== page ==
Fresh Egg Pasta – yeah, that’s right! I’m making pasta!

19 Sep

Ask any cook what it is that draws them to cooking and you’ll probably get responses as varied as the foods that they make. For me, the blood (or, in my case, the burns), sweat and tears are worth it for the sense of achievement that you get from creating a meal completely from scratch. Cooking really is its own form of art in the way that you are creating something from seemingly little. Your ingredients are the medium you use to construct your masterpiece and, with a little work, you can make something that will provide sustenance to you and your loved ones. For example, flour, water and yeast become a loaf of crunchy, golden bread. Egg whites and sugar can be whipped into clouds of meringue. Flour and egg, plus some quality time in the kitchen, easily becomes ribbons of pasta. And this is what I spent my Sunday night doing…making fresh, chewy ribbons of pasta for the first time.

Contrary to my initial fears, pasta making is actually quite simple so long as you are willing to invest the time to see your work come to fruition. Making the dough is as easy as mixing one egg to 100 grams of flour for each person. To mix it, you can either use a food processor to whiz it all together, or alternatively, crack the eggs into a flour well and combine it all together. Once your dough is firm enough to make a ball, knead that bad boy (and knead some more!) until it becomes smooth and not sticky.

At this point, Jamie Oliver recommends chilling the dough in the fridge, wrapped up tight in a blanket of Cling wrap, before you start guiding it through the pasta maker (or rolling it with a rolling pin, if you are sans pasta maker). You will find that the easiest way to control the pasta is by cutting it into smaller, easier-to-use-pieces. Feed the pieces into the pasta maker, starting on the widest setting and repeatedly send it through, about 4 to 5 times, until it has thinned out enough to feed it through to the next setting. Continue to do this until you make your way through all of the settings and you have completed the thinnest setting. You should now hold in your hands a silky sheet of pasta that is ready for you to craft into whatever pasta style you crave. I opted for pappardelle – straightforward and simple for a first-timer.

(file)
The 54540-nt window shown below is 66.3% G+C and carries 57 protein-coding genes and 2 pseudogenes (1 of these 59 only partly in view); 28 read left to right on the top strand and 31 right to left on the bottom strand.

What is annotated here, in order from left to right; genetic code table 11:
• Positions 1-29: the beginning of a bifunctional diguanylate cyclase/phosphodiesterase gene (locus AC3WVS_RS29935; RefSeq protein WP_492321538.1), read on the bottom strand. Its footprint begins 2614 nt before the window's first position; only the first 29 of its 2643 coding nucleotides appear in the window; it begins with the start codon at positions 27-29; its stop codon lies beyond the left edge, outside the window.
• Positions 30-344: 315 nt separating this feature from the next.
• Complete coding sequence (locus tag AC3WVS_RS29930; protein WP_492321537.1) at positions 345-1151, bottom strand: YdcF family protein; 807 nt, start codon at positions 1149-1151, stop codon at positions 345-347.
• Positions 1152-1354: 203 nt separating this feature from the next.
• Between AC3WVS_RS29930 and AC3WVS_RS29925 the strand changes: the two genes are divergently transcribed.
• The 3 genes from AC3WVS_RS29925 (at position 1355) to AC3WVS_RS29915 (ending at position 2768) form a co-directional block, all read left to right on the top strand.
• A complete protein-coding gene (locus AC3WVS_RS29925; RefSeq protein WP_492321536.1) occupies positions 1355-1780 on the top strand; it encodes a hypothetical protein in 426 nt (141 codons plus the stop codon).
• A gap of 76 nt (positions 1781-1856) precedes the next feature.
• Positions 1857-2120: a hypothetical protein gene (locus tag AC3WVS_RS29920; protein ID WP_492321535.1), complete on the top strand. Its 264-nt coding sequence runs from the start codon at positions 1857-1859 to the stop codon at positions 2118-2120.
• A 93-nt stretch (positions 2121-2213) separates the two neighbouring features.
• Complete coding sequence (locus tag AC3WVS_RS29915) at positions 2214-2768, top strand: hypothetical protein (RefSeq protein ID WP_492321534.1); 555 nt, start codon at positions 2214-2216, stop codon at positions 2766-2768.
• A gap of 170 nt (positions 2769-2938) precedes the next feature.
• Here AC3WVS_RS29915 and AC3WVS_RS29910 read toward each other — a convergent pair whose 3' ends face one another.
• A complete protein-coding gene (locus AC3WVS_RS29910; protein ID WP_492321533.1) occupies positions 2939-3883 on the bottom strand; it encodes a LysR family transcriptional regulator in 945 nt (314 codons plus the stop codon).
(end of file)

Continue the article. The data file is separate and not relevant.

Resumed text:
Because I wanted to truly taste the fruits of my labour (the pasta), I served it with uncomplicated companions; blanched asparagus, chanterelles dressed in garlic butter, all topped with flakes of freshly grated grana padano parmigiano and reggiano parmigiano.

The cook in me, who had hours to spare, found making my own pasta to be extremely rewarding. Pasta starts from such humble beginnings but winds up being the tasty base that can work with many different flavours to create a hearty meal. The busy person in me, however, the person who just wants to eat, believes that convenient dried pasta doesn’t need to watch its back anytime soon. Creating your own pasta is time consuming and at times, frustrating. This just may not be worth it to some people and justifiably so, but for others, it is their art.

For a more detailed recipe on how to create your own egg pasta, Jamie Oliver’s recipe walks you through every step of the process:


2 Responses to “Fresh Egg Pasta – yeah, that’s right! I’m making pasta!”

  1. VancityAllie September 21, 2010 at 2:34 pm #

    Fresh pasta is amazing, it’s my favourite thing in the whole world. I’m so glad you got a chance to use the pasta maker! Fresh pasta really is so much better.

    By the way, I love this post. You did a fantastic job of describing your food and how you feel about it 🙂

    Have you tried using OO flour? It makes all the difference in the world 🙂

    1 1/2 lbs Italian ’00′ pasta flour (can be found at Gourmet Warehouse or specialty foods stores)
    4 eggs
    4 egg yolks
    1 tsp salt
    1 oz extra virgin olive oil

    • greedyguts September 21, 2010 at 3:12 pm #

      Thanks for the feedback, Allie. For my first two attempts, I just used regular unrefined flour but Jamie Oliver mentioned how good 00 flour is so I’ll keep an eye out for it before I attempt my next batch. Have you been able to get it anywhere closer to home than the Gourmet Warehouse? It’s a bit of trek for me to get there.

      I made fettucine on Sunday night and this lot turned out much better. I used the fettucine cutter that came with it so it looked really good (almost professiona)! And we both thought it tasted better this time. I’ll definitely give the recipe you sent me a try. 🙂

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